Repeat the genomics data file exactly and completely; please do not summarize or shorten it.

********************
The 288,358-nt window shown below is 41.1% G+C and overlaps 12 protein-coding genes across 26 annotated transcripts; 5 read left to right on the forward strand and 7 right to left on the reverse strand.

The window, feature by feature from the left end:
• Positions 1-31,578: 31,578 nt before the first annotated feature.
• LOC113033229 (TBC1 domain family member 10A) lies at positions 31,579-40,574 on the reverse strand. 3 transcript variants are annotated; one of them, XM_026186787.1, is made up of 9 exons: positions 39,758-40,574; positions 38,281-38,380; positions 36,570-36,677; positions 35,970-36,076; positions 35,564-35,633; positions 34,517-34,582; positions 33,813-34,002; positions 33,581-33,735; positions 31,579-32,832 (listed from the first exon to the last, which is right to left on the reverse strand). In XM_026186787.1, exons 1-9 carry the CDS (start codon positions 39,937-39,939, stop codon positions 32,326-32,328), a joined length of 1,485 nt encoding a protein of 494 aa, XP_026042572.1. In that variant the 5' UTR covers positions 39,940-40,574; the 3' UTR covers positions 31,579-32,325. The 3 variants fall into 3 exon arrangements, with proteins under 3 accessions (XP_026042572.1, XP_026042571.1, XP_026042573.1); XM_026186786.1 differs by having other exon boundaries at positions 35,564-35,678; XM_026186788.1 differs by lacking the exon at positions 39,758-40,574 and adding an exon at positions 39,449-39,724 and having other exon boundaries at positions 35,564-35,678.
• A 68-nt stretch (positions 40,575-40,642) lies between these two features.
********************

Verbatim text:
The 288,358-nt window shown below is 41.1% G+C and overlaps 12 protein-coding genes across 26 annotated transcripts; 5 read left to right on the forward strand and 7 right to left on the reverse strand.

The window, feature by feature from the left end:
• Positions 1-31,578: 31,578 nt before the first annotated feature.
• LOC113033229 (TBC1 domain family member 10A) lies at positions 31,579-40,574 on the reverse strand. 3 transcript variants are annotated; one of them, XM_026186787.1, is made up of 9 exons: positions 39,758-40,574; positions 38,281-38,380; positions 36,570-36,677; positions 35,970-36,076; positions 35,564-35,633; positions 34,517-34,582; positions 33,813-34,002; positions 33,581-33,735; positions 31,579-32,832 (listed from the first exon to the last, which is right to left on the reverse strand). In XM_026186787.1, exons 1-9 carry the CDS (start codon positions 39,937-39,939, stop codon positions 32,326-32,328), a joined length of 1,485 nt encoding a protein of 494 aa, XP_026042572.1. In that variant the 5' UTR covers positions 39,940-40,574; the 3' UTR covers positions 31,579-32,325. The 3 variants fall into 3 exon arrangements, with proteins under 3 accessions (XP_026042572.1, XP_026042571.1, XP_026042573.1); XM_026186786.1 differs by having other exon boundaries at positions 35,564-35,678; XM_026186788.1 differs by lacking the exon at positions 39,758-40,574 and adding an exon at positions 39,449-39,724 and having other exon boundaries at positions 35,564-35,678.
• A 68-nt stretch (positions 40,575-40,642) lies between these two features.